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Discussion Starter #1
It seems there are only a few reviews of the 2016 Malibu Hybrid when it comes to real MPG. From those that
I have seen it appears that low 40's mpg is the real world figure for the Malibu Hybrid.

I wonder in a head to head review which would get better mpg, Malibu Hybrid or the Volt, on the gas engine of course for the Volt. I pretty much think the Volt would win.

Has anyone had a chance to contact a 2016 Malibu Hybrid owner to see what they are getting for real world MPG's?

Currently according to voltstats.com our 2016 Volt with now over 5,000 miles is a little over 43 mpg cs mode. However according to our dash readout for trips mid 40's + seem to be the real world mpg. Voltstats.com appears to record electric miles when some of those miles were actually generated by the gas engine....
 

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Fuelly members have only 2 of the 2016 malibu hybrids, average of 41 mpg (too small sample). My guess is the Volt will do similar. Main reason I see to buy the Malibu is larger car, but Volt will benefit from electric for the first 50 miles. Glad to see the choices, but I know I would prefer a plug-in the size of the Malibu :)
 

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Discussion Starter #3
It seems like of all the hybrids out there very little is mentioned about the 2016 Malibu Hybrid. Very few real world driving reviews that actually tell you what the mpg was during their testing. The most unprofessional reviews are the ones that never tell you or display to you what type of mpg's they received. Any car review without that figure, especially for a hybrid, is an obvious fail and an unprofessional review as prospective customers purchase Hybrids for the main reason of mpg's.....
 

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The EPA rates the Volt at 42 MPG combined. The consituent parts to that are 43 City and 42 Highway. So if VoltStats is reporting Volts getting in the low 40s in CS Mode the EPA number is accurate. The Malibu is rated at 49 MPG City and 43 MPG Highway. Hence my guess is that in the real world it's going to be very close, with the Malibu having an edge. Likely depends on how the car is driven more than anything.
 

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Is the Malibu using a Gen 1 Voltec drive train? The Gen2 Volt has a new 1.5L engine, the Malibu Hybrid has a 1.8L engine. That could explain the difference. The Malibu is a bigger car but it's curb weight is a 100lbs less than the Volt, probably die to it's much smaller battery pack, so it's not weight that makes the difference.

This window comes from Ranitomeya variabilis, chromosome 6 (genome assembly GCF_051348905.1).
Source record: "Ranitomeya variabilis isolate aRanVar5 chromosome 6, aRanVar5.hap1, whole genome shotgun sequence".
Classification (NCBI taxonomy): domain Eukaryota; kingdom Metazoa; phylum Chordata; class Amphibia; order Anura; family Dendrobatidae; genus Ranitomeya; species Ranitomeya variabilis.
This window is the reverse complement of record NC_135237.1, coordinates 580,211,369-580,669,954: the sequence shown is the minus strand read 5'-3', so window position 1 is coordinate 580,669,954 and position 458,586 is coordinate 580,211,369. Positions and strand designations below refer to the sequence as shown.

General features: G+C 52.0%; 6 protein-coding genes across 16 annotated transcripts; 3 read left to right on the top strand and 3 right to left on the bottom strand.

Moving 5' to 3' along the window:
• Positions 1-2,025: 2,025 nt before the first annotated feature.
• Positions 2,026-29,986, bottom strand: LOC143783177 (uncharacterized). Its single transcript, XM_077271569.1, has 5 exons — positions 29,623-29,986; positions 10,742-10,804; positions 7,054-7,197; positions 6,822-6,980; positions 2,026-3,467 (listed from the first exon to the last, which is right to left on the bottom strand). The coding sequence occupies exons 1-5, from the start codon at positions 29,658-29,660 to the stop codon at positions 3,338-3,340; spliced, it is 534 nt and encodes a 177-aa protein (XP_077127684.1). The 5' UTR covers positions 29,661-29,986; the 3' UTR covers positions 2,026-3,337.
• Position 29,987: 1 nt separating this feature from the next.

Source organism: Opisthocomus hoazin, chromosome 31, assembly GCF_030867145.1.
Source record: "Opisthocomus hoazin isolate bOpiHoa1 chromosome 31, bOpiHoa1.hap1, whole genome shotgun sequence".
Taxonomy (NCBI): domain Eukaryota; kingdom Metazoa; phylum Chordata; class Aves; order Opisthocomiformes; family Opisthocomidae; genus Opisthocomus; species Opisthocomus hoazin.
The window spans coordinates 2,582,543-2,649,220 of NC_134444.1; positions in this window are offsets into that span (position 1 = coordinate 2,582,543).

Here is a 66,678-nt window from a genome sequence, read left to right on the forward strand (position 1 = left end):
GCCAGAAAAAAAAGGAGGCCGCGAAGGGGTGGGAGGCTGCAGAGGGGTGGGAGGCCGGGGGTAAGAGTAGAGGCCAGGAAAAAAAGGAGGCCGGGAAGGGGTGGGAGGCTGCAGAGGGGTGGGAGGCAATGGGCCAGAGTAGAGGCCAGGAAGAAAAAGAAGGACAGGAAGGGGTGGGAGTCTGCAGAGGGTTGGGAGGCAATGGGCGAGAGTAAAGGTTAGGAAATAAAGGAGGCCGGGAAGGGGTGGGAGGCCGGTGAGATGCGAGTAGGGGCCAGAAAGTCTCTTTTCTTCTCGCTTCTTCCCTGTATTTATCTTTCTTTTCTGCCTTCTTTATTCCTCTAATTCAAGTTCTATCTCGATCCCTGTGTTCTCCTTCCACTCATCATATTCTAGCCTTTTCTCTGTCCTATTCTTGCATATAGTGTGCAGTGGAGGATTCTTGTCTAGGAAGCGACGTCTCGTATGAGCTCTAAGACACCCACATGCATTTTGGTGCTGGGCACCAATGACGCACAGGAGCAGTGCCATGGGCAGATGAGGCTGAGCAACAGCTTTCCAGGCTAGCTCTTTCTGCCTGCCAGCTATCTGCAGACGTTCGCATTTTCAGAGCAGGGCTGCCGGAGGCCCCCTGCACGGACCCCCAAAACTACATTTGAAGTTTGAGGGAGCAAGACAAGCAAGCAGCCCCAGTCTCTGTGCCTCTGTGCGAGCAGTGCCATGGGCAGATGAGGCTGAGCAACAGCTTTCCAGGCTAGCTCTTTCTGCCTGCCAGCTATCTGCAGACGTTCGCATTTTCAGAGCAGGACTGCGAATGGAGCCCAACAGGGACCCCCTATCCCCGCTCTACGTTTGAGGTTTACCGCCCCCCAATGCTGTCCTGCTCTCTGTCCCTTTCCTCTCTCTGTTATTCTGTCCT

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Is the Malibu using a Gen 1 Voltec drive train? The Gen2 Volt has a new 1.5L engine, the Malibu Hybrid has a 1.8L engine. That could explain the difference. The Malibu is a bigger car but it's curb weight is a 100lbs less than the Volt, probably die to it's much smaller battery pack, so it's not weight that makes the difference.
It's a modified 5ET50 (gen 2) which allows more power/efficiency from the engine as it does more work with a smaller battery vs a volt.
 

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Discussion Starter #8
The 2016 Malibu Hybrid is a rare bird indeed. Probably the least likely hybrid you will ever see on the roadway...
 

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Interesting. I'm actually looking at the malibu Hybrid to replace our Volvo as we need a bigger car for family trips. Sonata PHEV was also in consideration. Personally, I like the Voltec transmissions seamless transitions. Plus GM's infotainment is solid right now.

Any other reports would be appreciated.
 

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aaaaaaand the Malibu Hybrid has an available sunroof. Is it too much to ask for the Volt/Bolt to have an available sunroof? I guess so...*sigh*
 

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aaaaaaand the Malibu Hybrid has an available sunroof. Is it too much to ask for the Volt/Bolt to have an available sunroof? I guess so...*sigh*
For that matter the Cruze has an available sunroof. How about an 8 way power seat in the Premium trim level? A manual six way seat is out of place in a $39K car.
 

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The EPA rates the Volt at 42 MPG combined. The consituent parts to that are 43 City and 42 Highway. So if VoltStats is reporting Volts getting in the low 40s in CS Mode the EPA number is accurate. The Malibu is rated at 49 MPG City and 43 MPG Highway. Hence my guess is that in the real world it's going to be very close, with the Malibu having an edge. Likely depends on how the car is driven more than anything.